First impression on unpacking the Q702 test unit was the solid feel and clean, minimalist styling.
Intel Core 2 Extreme
- Quad core
- Extremely expensive
Core 2 Extreme CPUs are aimed at the high-end of the personal computing market. They are a suitable fit for expensive gaming PCs and are great for video editing rigs and for those of you who use design applications and want to build an entry-level workstation, rather than a more expensive one based on Intel Xeon CPUs.
Price$ 1,670.00 (AUD)
Buy now (Selling at 5 stores)
Primarily aimed at the enthusiast market, the Core 2 Extreme range of CPUs is based on the Core 2 microarchitecture. There are two models currently in this range: the dual-core Core 2 Extreme X6800 which boasts higher frequency, and the quad-core Core 2 Extreme QX6700. These both work with motherboards based on the P965 chipset.
Core 2 Extreme QX6700
The Core 2 Extreme QX6700 is CPU that boasts four cores instead of two. On the inside, it's actually made up of two separate Core 2 Duo dual core CPUs, which Intel has put into the same single-socket CPU package. Each dual core portion of the QX6700 has a shared 4MB cache, and each core runs at 2.66GHz (think of this CPU as being two Core 2 Duo E6700 CPUs in one package).
It wasn't the blazing performer we expected it to be in our tests, mainly because our test software was unable to utilise all of the cores to process a single function. Cdex, for example, only used up 25 percent of the CPU while Sorenson Squeeze 4.5 used up around 48 percent, and peaked at 63 percent. Cucusoft's iPod Video Converter Suite was able to use 52 percent of the CPU.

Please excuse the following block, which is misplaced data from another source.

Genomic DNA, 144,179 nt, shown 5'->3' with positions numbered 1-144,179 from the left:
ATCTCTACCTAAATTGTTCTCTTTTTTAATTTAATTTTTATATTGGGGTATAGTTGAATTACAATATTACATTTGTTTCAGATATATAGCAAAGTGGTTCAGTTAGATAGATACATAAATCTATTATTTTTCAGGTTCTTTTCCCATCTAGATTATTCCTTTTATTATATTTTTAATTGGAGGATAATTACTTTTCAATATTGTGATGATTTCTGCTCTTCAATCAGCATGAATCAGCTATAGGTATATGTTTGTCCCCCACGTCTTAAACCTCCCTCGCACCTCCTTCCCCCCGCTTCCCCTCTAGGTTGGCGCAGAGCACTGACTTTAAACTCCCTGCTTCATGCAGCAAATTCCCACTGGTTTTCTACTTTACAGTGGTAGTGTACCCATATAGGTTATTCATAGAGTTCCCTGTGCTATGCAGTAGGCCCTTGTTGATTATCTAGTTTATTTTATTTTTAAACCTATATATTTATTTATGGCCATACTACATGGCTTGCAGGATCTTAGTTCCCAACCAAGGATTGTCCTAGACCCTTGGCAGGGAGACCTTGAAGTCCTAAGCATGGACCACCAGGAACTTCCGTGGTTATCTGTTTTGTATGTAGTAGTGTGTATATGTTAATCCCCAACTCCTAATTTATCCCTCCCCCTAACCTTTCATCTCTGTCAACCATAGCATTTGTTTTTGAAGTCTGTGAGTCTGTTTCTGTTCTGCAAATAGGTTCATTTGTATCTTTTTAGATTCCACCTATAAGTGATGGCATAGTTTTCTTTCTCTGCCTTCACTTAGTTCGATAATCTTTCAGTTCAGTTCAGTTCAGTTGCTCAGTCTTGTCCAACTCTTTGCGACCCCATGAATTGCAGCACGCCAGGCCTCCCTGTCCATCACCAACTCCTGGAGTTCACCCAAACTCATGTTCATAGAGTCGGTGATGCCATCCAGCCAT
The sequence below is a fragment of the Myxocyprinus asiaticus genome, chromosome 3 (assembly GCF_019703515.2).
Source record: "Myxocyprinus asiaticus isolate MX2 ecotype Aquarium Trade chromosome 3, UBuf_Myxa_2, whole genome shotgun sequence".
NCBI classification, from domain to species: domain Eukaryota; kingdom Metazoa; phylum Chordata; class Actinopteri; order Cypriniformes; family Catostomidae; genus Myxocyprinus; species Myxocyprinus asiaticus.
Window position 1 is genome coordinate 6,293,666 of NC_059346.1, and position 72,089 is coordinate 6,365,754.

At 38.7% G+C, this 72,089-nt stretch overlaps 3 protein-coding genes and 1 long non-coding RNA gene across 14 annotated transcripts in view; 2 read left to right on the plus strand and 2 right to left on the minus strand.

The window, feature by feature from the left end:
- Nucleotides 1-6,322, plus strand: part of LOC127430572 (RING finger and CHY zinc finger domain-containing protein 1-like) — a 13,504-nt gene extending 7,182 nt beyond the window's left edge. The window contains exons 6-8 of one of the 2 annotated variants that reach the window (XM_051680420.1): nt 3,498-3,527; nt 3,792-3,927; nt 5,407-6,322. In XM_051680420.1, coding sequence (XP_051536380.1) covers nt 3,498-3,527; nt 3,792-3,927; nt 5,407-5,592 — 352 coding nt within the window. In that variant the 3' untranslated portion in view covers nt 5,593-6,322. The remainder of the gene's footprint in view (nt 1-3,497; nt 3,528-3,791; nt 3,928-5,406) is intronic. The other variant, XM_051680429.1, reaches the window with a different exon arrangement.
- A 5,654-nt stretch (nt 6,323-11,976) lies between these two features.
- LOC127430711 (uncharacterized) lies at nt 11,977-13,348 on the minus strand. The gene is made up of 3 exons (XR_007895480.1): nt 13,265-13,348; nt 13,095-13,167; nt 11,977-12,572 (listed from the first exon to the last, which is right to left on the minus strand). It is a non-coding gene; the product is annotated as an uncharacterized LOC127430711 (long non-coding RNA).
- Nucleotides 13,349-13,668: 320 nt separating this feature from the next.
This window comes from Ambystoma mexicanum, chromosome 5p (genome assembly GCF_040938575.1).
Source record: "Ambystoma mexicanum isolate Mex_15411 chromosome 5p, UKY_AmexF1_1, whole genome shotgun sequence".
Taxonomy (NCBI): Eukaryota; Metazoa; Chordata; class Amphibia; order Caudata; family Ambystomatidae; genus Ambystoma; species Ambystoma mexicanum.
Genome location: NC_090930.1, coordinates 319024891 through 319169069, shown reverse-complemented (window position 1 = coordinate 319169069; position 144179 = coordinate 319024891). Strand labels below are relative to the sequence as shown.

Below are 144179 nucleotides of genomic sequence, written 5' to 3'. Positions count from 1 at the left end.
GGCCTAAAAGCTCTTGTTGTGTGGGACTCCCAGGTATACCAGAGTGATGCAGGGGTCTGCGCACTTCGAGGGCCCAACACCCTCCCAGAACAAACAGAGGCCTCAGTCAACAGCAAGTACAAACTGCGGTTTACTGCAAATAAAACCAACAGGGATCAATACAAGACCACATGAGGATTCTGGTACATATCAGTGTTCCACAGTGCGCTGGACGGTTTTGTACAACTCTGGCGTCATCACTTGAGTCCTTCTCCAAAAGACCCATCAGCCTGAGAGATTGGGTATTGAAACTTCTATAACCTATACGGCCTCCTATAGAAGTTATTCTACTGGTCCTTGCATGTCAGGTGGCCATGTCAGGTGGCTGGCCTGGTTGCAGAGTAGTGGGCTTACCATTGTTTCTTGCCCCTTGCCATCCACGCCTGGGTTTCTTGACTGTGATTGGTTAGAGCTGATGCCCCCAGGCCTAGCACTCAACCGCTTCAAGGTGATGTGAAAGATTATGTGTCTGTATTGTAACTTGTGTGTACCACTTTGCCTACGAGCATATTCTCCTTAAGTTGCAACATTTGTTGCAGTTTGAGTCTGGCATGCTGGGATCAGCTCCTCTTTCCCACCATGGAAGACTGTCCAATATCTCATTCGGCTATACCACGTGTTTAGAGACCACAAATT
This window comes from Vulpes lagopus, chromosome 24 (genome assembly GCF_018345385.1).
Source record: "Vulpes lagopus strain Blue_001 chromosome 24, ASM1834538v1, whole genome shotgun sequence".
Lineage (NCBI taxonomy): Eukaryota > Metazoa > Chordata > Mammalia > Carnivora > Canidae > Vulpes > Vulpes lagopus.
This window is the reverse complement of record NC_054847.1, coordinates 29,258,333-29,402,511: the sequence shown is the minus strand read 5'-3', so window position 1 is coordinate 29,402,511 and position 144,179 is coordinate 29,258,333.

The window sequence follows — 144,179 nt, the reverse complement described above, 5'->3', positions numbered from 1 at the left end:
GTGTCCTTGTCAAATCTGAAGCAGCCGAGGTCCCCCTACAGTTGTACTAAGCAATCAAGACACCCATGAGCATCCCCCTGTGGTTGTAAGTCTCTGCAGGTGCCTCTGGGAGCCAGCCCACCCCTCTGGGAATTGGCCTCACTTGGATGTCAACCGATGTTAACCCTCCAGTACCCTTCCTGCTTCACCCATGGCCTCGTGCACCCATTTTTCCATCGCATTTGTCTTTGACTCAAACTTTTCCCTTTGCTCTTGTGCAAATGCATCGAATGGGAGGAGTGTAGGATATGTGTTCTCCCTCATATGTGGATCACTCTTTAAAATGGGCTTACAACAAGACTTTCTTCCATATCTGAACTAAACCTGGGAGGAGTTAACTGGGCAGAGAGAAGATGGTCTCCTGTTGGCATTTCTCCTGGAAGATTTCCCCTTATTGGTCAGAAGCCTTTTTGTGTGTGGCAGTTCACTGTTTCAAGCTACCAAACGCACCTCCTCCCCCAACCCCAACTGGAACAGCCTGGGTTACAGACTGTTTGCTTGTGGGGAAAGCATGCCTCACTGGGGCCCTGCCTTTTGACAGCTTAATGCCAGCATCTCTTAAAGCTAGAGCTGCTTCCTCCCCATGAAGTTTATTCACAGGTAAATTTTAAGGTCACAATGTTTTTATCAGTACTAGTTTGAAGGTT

The QX6700 completed all our tests in a similar time to the Core 2 Duo E6700, which is not surprising as the E6700 is also a 2.66GHz CPU. Where the QX6700 offers an advantage is in situations where multiple jobs need to be worked on concurrently. Sorenson Squeeze was able to complete our test in 2689 seconds while another instance of Sorenson Squeeze was running another task at the same time. Both instances used around 49 percent of the CPU for their respective tasks. Using the QX6700 in this way can save you plenty of time. If you regularly need to encode multiple videos (you can run up to four tasks at once on this CPU without a problem), or if your software can take advantage of more than two CPU cores at a time, then a quad-core CPU is a wise investment. It would be the equivalent of having two dual-core PCs to crunch your workload, but you won't need to spend extra money on a secondary PC and monitor setup.
Core 2 Extreme X6800
If you want raw speed, rather than the ability to run four simultaneous tasks at full speed, then the X6800 is a better proposition. Like the Core 2 Duo CPUs, this processor has a 4MB cache that is shared between the two cores, but each core's frequency is higher - 2.93GHz. The extra speed translated to faster times in some tests. In the Cucusoft test we recorded a one second decrease in speed over the E6700, but in the Cdex MP3 encoding test it was faster than the E6700 by one second. It recorded a 93 second improvement in Sorenson Squeeze, with the program using up to 97 percent of the CPU.
Core 2 Extreme X6800 Price: $1670
Core 2 Extreme QX6700 Price: $1800
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GGG Evaluation Team
For work use, Microsoft Word and Excel programs pre-installed on the device are adequate for preparing short documents.
The Fujitsu LifeBook UH574 allowed for great mobility without being obnoxiously heavy or clunky. Its twelve hours of battery life did not disappoint.
The screen was particularly good. It is bright and visible from most angles, however heat is an issue, particularly around the Windows button on the front, and on the back where the battery housing is located.
My first impression after unboxing the Q702 is that it is a nice looking unit. Styling is somewhat minimalist but very effective. The tablet part, once detached, has a nice weight, and no buttons or switches are located in awkward or intrusive positions.